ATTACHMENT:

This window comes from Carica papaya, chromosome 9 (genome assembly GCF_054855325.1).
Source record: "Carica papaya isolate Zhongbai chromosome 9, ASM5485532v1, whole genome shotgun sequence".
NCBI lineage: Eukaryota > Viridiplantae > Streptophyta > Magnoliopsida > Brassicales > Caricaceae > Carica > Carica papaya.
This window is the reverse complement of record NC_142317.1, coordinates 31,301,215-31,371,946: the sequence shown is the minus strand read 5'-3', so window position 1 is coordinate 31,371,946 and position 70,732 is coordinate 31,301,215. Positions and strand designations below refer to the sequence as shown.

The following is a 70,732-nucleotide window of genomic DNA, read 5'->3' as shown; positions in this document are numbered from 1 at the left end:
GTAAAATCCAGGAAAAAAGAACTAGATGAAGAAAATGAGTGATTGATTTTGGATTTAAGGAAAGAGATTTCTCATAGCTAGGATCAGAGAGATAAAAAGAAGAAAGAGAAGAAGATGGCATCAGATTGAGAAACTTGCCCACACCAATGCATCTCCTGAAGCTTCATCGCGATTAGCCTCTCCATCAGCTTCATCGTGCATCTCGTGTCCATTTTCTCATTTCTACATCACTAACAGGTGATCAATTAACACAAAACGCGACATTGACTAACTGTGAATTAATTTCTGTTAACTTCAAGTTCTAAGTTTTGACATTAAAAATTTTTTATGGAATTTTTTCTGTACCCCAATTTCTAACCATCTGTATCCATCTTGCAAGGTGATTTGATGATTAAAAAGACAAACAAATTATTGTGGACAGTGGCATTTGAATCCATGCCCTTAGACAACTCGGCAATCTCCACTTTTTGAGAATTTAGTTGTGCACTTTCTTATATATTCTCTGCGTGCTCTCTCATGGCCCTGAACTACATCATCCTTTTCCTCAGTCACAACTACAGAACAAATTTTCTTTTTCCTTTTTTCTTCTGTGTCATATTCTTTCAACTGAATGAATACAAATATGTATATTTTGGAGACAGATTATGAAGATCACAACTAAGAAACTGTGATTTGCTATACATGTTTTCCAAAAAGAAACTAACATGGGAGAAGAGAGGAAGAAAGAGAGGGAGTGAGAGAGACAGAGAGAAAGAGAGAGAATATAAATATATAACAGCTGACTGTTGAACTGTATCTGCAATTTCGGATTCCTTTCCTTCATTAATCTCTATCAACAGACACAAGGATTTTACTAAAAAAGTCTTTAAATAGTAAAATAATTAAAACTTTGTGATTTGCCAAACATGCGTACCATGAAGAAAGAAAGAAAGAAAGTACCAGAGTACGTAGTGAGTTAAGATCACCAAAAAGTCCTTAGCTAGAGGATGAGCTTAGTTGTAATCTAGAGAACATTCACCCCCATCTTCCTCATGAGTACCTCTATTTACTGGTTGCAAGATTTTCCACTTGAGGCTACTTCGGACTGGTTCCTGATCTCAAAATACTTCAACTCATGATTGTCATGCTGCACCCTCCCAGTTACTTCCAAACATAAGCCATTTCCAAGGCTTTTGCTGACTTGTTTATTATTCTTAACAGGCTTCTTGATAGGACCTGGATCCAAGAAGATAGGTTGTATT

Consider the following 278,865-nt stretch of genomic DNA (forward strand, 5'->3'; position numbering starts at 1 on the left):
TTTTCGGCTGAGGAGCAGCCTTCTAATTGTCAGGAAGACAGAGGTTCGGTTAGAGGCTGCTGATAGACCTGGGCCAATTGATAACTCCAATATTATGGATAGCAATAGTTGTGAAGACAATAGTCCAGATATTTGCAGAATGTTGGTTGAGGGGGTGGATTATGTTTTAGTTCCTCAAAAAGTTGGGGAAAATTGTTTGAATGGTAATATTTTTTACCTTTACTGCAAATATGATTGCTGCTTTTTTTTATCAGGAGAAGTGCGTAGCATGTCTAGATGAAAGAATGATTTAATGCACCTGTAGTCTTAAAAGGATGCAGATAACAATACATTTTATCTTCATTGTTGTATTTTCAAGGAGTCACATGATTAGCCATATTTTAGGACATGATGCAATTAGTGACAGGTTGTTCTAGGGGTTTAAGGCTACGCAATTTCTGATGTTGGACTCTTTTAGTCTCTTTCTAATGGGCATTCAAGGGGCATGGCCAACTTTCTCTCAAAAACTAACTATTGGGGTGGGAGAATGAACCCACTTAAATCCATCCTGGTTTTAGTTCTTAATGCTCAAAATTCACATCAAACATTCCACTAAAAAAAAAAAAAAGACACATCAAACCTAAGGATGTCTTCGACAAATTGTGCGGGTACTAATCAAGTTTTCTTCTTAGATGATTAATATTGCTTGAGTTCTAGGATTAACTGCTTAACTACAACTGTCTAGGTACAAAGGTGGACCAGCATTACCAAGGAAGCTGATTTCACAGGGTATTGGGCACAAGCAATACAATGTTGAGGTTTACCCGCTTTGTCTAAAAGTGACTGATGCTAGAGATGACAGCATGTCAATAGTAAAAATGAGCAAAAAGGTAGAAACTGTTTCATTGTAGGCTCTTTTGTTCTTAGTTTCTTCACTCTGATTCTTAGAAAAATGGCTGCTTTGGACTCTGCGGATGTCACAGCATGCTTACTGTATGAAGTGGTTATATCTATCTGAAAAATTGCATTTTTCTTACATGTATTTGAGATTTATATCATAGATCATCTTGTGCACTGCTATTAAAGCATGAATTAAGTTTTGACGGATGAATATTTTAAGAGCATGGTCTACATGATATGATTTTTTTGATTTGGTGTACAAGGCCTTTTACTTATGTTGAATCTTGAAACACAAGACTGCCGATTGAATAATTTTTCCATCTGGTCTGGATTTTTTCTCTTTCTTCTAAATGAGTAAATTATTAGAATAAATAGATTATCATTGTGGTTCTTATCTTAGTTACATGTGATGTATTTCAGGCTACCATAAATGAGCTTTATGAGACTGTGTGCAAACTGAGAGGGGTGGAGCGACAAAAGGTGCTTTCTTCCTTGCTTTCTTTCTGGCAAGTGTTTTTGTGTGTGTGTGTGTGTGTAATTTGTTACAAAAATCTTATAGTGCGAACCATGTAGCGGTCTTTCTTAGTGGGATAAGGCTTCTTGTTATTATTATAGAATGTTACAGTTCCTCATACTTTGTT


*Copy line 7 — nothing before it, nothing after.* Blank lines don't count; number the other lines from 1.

Consider the following 278,865-nt stretch of genomic DNA (forward strand, 5'->3'; position numbering starts at 1 on the left):